C-Suite and Boards Take Note

    Executives in the C-Suite and Boards need to note that not having an external look at your organization can often put you in a blind spot. Like I've said previously, it's not a trust issue, and it's the fact that you can get tunnel vision looking at the same things for many years. Like I've said earlier, this happened to me when I was managing IT. Only when I hired an external firm to look at my organization did I learn that there were processes and information I didn't have about new hardware/software solutions available.

    Perform Regular Re-Assessments

    As indicated in this article, we recommend getting regular assessments and rotating through providers at least every other year, much like you would with penetration testing. The idea behind this is that you will get a completely different perspective and process each time you switch vendors.

    In Summary

    This article has spent a lot of time discussing why you would need to hire a firm to perform a 3rd party Cybersecurity assessment, and I've outlined many of the reasons we do them and some of the components that make up our service. Please spend some time interviewing the firm as one of the most valuable assets of an assessor is their background and experience and their ability to inject their years of expertise into your company.

    About Secure Cyber Defense  

    Secure Cyber Defense offers 24/7/365 threat monitoring services, Fortinet hardware, secure email, cybersecurity and compliance consulting, incident response services, and cybersecurity training for businesses and government agencies to protect company data from cyber threats. Offering both installed and "cybersecurity as a service" offerings, we scale custom solutions for any size organization. Secure Cyber Defense is a Premier Fortinet Partner.

  • 01/31/2022 1:57 PM | Marla Halley (Administrator)

    Mardi Humphreys, Change Agent, Integration Edge

    Tenacity is when we try something, but if it doesn’t work we try different ways to achieve the same goal. Here’s why and how we should develop tenacity on the job.


    Tenacity is a hard ability to train, so tenacious employees earn the respect of both their managers and peers. Workers willing to do what is necessary for the business to endure downturns are the ones who get to keep their jobs. Successful people are tenacious. Doing hard things and seeing them through to completion gives us confidence. We develop mental toughness and keep going when others quit. Most people expect Plan A to work every time, but how often does that really happen? There are 26 letters in the alphabet. Let’s be unafraid to go back to a failed Plan A and revise it to make a Plan B, Plan C, or however many letters it takes to overcome the setback. Let’s learn how to not make the same mistake twice. Making new mistakes is much more fun.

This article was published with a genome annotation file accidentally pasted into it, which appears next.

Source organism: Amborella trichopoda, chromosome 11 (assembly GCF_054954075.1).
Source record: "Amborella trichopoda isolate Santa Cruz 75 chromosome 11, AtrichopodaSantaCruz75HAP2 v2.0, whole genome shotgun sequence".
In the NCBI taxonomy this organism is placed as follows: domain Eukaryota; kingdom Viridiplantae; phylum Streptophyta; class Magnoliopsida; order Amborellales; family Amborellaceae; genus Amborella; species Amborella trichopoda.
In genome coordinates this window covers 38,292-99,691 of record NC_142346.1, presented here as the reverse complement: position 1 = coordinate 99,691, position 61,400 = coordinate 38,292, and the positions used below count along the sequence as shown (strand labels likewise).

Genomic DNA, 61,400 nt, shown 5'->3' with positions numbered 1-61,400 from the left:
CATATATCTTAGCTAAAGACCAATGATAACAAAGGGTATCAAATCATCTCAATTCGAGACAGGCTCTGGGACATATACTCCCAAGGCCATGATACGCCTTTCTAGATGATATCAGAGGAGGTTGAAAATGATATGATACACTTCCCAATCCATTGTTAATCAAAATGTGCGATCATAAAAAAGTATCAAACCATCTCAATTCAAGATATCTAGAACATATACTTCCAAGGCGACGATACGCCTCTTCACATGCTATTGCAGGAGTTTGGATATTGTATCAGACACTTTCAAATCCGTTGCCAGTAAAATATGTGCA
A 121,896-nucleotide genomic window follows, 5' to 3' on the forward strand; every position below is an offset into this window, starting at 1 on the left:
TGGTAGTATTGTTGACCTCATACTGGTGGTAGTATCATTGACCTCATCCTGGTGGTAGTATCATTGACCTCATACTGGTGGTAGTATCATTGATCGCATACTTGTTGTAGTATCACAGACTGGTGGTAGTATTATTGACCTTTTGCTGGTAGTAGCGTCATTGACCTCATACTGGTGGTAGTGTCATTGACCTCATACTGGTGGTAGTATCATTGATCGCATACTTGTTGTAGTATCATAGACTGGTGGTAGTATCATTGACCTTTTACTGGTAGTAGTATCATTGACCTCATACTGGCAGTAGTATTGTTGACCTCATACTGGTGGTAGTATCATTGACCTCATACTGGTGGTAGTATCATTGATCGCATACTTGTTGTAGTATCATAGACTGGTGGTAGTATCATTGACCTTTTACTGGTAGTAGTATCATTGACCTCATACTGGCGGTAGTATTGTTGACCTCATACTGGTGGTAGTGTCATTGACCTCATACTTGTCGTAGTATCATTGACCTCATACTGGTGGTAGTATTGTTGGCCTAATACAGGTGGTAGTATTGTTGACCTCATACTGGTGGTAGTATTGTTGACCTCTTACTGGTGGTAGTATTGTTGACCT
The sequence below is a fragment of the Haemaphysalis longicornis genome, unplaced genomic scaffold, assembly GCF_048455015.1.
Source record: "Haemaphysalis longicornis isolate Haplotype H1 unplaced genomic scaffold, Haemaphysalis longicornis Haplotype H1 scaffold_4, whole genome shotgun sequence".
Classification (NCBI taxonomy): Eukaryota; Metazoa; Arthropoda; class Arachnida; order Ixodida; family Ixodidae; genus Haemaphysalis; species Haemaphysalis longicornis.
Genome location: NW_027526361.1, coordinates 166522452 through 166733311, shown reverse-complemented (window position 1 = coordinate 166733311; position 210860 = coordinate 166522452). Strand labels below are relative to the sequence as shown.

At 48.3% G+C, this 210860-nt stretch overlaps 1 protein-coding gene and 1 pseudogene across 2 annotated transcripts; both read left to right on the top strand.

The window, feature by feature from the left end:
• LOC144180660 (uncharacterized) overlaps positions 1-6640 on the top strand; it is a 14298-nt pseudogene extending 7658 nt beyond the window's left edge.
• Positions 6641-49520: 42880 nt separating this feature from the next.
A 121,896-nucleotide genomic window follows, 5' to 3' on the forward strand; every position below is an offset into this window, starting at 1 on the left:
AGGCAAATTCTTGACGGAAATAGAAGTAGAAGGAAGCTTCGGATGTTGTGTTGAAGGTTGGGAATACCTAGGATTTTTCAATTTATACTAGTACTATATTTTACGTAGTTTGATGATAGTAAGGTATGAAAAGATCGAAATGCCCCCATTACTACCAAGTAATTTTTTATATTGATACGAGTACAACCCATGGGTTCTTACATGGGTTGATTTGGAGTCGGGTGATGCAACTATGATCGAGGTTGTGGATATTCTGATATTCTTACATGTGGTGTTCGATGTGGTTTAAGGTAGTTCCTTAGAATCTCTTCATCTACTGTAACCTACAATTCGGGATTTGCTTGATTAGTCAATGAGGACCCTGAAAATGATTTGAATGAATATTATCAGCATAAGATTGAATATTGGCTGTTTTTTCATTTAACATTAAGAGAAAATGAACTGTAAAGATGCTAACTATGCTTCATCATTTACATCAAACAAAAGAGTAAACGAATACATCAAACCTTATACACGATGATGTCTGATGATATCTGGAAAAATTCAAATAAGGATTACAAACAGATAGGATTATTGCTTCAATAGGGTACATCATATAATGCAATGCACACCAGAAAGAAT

• Perceive failures as experiments: When we think we’ve spent all our energy and ideas on overcoming our obstacle, let’s give it one more try and change the input to achieve a better outcome. Often, the answer lies just beyond what we think we’re capable of.
    • Set S.M.A.R.T. goals: We’ll filter our responsibilities through them. E.g., if we want to be the team’s SME for JavaScript, how do the tasks on our daily to-do lists get us closer to that goal?
    • Identify a coworker as a friendly rival. We’ll find someone who is competing for the same promotion or the same client, etc., and use her as the bar against which we measure our work. Does she know Excel better than us? We can take an online class (many are free with a library card) to increase our knowledge. I call competing with someone who is on my team “coopetition.” (Think Group Round during Hollywood Week on American Idol). We strive to outperform this person because we admire her success. We can use this as motivational fuel to course correct when we’re struggling. This study says we succeed when our rival succeeds. We can learn from her mistakes as well as build on her successes.
    • Jim Rohn said, “You are the average of the five people you spend the most time with.” Let’s hang out with tenacious people: professional groups, friends, family, and people with our job title from other companies. We can also read biographies of tenacious people and study what they did.
    • Tenacious people are comfortable with being uncomfortable. If our fear of failure is holding us back, let’s do something about it. Let’s sift through the symptoms to get to the root. (Journaling may help us see it easier.) Then take baby steps every day to overcome it.

    Tenacity comes through practice. The bad news is, this means facing adversity over and over again. The good (?!) news is, life gives us plenty of adversity to practice with.

  • 01/31/2022 11:56 AM | Marla Halley (Administrator)

    Robin Poffenberger Support Services Manager, Washington-Centerville Public Library

    Research indicates that people are more likely to use public libraries during childhood, early parenthood, and retirement. Hopefully, some of you have fond memories of attending story time as a child or parent! But what can libraries offer you during the career stage of your life?